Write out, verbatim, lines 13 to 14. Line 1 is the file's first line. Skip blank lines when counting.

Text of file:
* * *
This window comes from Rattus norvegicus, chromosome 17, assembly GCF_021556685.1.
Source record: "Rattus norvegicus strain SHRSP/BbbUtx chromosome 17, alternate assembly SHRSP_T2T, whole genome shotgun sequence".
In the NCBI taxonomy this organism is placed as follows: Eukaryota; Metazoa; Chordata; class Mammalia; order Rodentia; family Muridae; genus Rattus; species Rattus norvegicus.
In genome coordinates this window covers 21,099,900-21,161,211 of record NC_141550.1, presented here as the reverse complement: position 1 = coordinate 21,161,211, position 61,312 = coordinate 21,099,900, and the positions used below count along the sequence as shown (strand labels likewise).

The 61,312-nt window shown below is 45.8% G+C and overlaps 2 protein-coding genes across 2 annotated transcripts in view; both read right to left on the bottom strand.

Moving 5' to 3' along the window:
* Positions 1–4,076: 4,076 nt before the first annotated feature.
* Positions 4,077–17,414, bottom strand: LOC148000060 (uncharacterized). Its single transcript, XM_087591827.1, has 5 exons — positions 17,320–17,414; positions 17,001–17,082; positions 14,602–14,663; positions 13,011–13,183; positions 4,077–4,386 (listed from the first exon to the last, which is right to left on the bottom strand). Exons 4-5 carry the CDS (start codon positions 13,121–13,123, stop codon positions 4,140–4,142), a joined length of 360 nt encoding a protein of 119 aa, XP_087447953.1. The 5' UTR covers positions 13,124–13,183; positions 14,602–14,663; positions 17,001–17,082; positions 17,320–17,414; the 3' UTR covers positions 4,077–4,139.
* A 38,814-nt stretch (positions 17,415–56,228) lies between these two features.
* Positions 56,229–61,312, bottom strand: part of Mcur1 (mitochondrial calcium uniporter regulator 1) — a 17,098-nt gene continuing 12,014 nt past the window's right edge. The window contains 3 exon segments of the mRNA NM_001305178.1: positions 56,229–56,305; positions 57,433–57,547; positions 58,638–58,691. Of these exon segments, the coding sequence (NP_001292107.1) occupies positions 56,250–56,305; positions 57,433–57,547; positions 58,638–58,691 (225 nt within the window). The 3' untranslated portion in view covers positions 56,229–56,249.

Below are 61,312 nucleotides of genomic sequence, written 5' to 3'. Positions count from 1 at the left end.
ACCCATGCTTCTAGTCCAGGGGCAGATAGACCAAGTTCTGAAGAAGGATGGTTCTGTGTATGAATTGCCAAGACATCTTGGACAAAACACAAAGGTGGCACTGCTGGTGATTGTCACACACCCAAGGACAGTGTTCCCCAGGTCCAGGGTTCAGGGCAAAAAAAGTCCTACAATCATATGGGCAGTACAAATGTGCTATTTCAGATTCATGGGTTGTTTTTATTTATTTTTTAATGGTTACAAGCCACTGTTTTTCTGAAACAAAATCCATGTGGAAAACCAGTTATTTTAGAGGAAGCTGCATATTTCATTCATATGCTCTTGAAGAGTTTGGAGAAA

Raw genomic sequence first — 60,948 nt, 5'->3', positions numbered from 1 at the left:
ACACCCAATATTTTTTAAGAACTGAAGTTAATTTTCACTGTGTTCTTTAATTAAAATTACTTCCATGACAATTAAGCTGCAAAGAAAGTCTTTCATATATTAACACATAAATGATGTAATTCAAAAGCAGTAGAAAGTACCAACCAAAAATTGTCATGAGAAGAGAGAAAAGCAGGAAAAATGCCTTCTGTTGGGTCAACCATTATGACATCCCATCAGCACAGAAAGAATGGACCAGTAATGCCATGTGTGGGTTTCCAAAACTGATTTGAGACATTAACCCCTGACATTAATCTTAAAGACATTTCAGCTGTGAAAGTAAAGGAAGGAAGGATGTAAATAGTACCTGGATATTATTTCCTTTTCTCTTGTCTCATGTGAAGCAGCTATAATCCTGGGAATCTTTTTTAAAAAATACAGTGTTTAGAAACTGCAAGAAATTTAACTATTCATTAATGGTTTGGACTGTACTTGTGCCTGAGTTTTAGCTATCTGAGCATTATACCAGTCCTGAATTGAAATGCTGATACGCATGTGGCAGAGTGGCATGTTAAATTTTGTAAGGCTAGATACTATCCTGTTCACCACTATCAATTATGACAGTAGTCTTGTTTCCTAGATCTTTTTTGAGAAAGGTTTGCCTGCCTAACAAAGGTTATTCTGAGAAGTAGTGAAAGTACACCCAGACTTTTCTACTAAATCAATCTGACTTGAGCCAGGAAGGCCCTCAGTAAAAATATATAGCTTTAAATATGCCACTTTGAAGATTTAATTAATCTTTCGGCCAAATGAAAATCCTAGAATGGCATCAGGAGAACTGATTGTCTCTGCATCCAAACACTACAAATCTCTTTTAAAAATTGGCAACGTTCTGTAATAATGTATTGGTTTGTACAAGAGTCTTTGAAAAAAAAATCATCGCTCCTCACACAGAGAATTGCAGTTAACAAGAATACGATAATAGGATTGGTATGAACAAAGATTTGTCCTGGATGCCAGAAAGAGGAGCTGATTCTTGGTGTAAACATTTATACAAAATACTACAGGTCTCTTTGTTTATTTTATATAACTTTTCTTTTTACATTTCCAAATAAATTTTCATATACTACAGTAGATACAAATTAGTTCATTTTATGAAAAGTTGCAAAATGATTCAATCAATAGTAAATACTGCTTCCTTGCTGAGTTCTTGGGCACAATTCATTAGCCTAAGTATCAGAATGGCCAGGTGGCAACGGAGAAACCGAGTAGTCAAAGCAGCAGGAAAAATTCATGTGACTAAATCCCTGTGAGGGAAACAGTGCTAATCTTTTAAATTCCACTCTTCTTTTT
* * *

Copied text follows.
Raw genomic sequence first — 60,948 nt, 5'->3', positions numbered from 1 at the left:
ACACCCAATATTTTTTAAGAACTGAAGTTAATTTTCACTGTGTTCTTTAATTAAAATTACTTCCATGACAATTAAGCTGCAAAGAAAGTCTTTCATATATTAACACATAAATGATGTAATTCAAAAGCAGTAGAAAGTACCAACCAAAAATTGTCATGAGAAGAGAGAAAAGCAGGAAAAATGCCTTCTGTTGGGTCAACCATTATGACATCCCATCAGCACAGAAAGAATGGACCAGTAATGCCATGTGTGGGTTTCCAAAACTGATTTGAGACATTAACCCCTGACATTAATCTTAAAGACATTTCAGCTGTGAAAGTAAAGGAAGGAAGGATGTAAATAGTACCTGGATATTATTTCCTTTTCTCTTGTCTCATGTGAAGCAGCTATAATCCTGGGAATCTTTTTTAAAAAATACAGTGTTTAGAAACTGCAAGAAATTTAACTATTCATTAATGGTTTGGACTGTACTTGTGCCTGAGTTTTAGCTATCTGAGCATTATACCAGTCCTGAATTGAAATGCTGATACGCATGTGGCAGAGTGGCATGTTAAATTTTGTAAGGCTAGATACTATCCTGTTCACCACTATCAATTATGACAGTAGTCTTGTTTCCTAGATCTTTTTTGAGAAAGGTTTGCCTGCCTAACAAAGGTTATTCTGAGAAGTAGTGAAAGTACACCCAGACTTTTCTACTAAATCAATCTGACTTGAGCCAGGAAGGCCCTCAGTAAAAATATATAGCTTTAAATATGCCACTTTGAAGATTTAATTAATCTTTCGGCCAAATGAAAATCCTAGAATGGCATCAGGAGAACTGATTGTCTCTGCATCCAAACACTACAAATCTCTTTTAAAAATTGGCAACGTTCTGTAATAATGTATTGGTTTGTACAAGAGTCTTTGAAAAAAAAATCATCGCTCCTCACACAGAGAATTGCAGTTAACAAGAATACGATAATAGGATTGGTATGAACAAAGATTTGTCCTGGATGCCAGAAAGAGGAGCTGATTCTTGGTGTAAACATTTATACAAAATACTACAGGTCTCTTTGTTTATTTTATATAACTTTTCTTTTTACATTTCCAAATAAATTTTCATATACTACAGTAGATACAAATTAGTTCATTTTATGAAAAGTTGCAAAATGATTCAATCAATAGTAAATACTGCTTCCTTGCTGAGTTCTTGGGCACAATTCATTAGCCTAAGTATCAGAATGGCCAGGTGGCAACGGAGAAACCGAGTAGTCAAAGCAGCAGGAAAAATTCATGTGACTAAATCCCTGTGAGGGAAACAGTGCTAATCTTTTAAATTCCACTCTTCTTTTT